She's right. It's too easy to paint digital devices and their content as unhealthy for kids, when in reality, they're tools with tremendous potential. When used properly, Elgersma says apps and websites can make devices tremendously useful in promoting necessary social and educational skills for today's kids.
"If there's a free app that has tons of purchases or ads embedded, then YOU really are the product. They may be collecting a lot of data on their kid," she says.
She also cautions parents to be alert for chat features - a digital no-no. Limited functionality is one thing - allowing users ways to converse with one another can be a positive. But "open chat" allows for your kids to have access with people who might want to do them harm.
Many apps and sites find integrated ways to get kids off the screen. Elgersma recommends apps that have real-world components. That way, the kids are using what they're learning in ways that can help them better interact with their own environment.
Also, look for apps that you can sit down and use with your child. It's the best way to evaluate what's a good option for your family and helps toward building quality family time.
"It is entirely free. It is extremely thoughtfully made with experts involved, and it has lots of literacy and STEM content for really little kids. It's kind of how teachers talk about it that I feel far surpasses a lot of the apps that are out there for little kids," Elgerma says.
"It's a great way for kids to practice literacy and also really get creative," Elgersma says. "There are tons of options for them to make books and that's really fun, especially if you can share it with family members, share it with classmates so that they have a really, really organic audience for their creativity."
"Some apps that I always recommend are the Tiny Bop app and those are paid," Elgersma says. "I will tell you that they are worth it and they come in different collections. There's a lot of creativity and STEM involved, and others are very science focused. So you explore the human body, you explore weather, so they're they're just exceptional and very unique."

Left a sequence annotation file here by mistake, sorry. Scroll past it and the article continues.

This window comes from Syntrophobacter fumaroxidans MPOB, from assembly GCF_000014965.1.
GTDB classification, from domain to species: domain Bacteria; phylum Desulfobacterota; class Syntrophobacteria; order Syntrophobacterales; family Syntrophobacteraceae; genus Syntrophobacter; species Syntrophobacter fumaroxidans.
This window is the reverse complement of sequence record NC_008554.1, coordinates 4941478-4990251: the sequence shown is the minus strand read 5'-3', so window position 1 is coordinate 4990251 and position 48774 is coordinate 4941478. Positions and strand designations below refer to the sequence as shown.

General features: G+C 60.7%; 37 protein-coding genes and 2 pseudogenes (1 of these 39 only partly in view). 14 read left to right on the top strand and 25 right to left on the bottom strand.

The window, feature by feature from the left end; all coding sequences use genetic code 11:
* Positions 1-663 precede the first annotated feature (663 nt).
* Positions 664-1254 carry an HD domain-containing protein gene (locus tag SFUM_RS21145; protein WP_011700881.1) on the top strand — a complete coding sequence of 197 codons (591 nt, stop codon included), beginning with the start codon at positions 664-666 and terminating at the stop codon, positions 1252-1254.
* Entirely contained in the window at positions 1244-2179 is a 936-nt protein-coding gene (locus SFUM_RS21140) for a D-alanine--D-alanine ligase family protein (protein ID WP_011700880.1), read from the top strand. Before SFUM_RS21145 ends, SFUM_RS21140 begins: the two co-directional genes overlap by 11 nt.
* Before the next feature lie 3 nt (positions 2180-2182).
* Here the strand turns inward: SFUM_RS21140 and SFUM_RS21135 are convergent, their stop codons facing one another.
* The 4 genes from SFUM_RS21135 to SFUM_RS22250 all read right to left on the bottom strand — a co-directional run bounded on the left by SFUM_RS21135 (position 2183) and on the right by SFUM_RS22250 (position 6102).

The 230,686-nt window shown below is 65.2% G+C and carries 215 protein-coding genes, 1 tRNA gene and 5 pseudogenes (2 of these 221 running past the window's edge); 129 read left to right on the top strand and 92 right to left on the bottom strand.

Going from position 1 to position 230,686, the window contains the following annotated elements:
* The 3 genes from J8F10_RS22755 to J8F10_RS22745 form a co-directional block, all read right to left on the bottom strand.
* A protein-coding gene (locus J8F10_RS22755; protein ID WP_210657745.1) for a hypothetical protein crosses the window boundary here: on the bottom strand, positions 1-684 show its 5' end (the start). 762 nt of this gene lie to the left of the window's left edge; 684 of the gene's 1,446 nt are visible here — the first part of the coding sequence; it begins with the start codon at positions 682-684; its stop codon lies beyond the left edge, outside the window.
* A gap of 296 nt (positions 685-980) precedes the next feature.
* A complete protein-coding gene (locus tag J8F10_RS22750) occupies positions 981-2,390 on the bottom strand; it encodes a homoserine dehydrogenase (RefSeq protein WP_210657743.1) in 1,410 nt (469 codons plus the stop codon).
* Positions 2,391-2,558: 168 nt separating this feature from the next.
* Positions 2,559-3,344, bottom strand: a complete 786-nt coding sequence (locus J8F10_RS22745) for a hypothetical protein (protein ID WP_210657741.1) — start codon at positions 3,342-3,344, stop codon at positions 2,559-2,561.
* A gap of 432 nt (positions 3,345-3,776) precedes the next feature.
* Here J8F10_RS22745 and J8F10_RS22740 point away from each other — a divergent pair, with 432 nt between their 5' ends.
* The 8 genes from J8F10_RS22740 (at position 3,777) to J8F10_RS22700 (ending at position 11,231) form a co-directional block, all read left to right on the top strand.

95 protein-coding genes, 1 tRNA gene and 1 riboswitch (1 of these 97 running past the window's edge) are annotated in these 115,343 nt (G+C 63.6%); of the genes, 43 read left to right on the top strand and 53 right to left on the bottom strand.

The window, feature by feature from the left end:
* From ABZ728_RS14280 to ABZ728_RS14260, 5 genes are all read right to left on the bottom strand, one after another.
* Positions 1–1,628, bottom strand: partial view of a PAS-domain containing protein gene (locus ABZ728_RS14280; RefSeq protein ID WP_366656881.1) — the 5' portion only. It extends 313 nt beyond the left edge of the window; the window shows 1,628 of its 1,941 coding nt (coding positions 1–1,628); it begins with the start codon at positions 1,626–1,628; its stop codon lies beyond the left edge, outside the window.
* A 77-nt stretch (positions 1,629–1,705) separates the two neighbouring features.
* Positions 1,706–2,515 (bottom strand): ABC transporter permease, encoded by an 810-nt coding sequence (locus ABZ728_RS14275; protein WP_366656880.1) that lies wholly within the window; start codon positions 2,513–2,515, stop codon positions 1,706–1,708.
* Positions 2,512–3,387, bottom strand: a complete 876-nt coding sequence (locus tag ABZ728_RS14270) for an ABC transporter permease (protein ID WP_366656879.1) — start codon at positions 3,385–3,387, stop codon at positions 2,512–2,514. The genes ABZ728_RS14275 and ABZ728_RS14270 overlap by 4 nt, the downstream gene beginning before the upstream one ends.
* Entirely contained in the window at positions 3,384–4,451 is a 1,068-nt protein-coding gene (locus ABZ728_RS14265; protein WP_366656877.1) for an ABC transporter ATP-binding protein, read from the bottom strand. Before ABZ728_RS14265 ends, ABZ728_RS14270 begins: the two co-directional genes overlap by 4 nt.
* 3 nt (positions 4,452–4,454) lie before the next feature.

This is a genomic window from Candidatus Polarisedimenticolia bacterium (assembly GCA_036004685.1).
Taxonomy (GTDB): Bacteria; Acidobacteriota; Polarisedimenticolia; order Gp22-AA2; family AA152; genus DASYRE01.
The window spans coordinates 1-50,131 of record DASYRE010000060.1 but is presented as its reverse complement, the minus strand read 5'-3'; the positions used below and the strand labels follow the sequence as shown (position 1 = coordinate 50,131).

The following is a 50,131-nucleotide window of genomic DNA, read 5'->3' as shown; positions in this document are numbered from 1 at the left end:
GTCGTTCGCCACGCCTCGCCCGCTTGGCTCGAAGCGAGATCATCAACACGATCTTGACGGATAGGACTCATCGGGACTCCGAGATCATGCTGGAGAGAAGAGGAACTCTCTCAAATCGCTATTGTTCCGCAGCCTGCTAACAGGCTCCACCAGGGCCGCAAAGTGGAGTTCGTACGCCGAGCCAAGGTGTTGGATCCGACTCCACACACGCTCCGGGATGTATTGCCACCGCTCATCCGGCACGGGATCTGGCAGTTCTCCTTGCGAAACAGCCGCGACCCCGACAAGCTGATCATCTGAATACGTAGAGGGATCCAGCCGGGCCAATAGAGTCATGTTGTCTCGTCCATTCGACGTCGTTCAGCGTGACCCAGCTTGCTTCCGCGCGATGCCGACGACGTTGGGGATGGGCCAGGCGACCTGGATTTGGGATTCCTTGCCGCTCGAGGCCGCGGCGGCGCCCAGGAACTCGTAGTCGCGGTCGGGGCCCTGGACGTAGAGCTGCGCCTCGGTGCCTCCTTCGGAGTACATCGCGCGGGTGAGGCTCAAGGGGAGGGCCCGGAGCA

"They have a ton of games around different civic related concepts," Elgersma says. "They're really making learning about government, the process of diplomacy, these sort of high level concepts that might be difficult to kind of parse out. They make it fun, they make it interesting, and they really make it rich in learning. And they're entirely free as well. I would say - upper elementary to middle school."
"If you have a kid who's interested in coding and making game, GameMaker is a great platform," Elgersma says. "It has great support around getting kids started to make their own games and once they get into it, they can get really excited and feel like, 'This is a professional-level creation tool where I can create games and share them with people.' So for those kids who like to play games, it might be a nice bridge to say, 'If you were to create the perfect game, what would it look like?'"
"Kids get to see these characters - who are coming from all different types of expertise - attack real world issue and they get to help solve these problems, which is really brilliant," she says. "A really fun way to get kids thinking about not only sort of civic engagement and giving back and all these positive things, but also the critical thinking and the different priorities that you have to weigh."
Ultimately, Elgersma says parents need to choose which apps and sites work best for their family. And if they want more recommendations, they can visit https://www.commonsense.org/education. A little bit of effort can go a long way toward helping parents make the best use of the digital tools are their fingertips.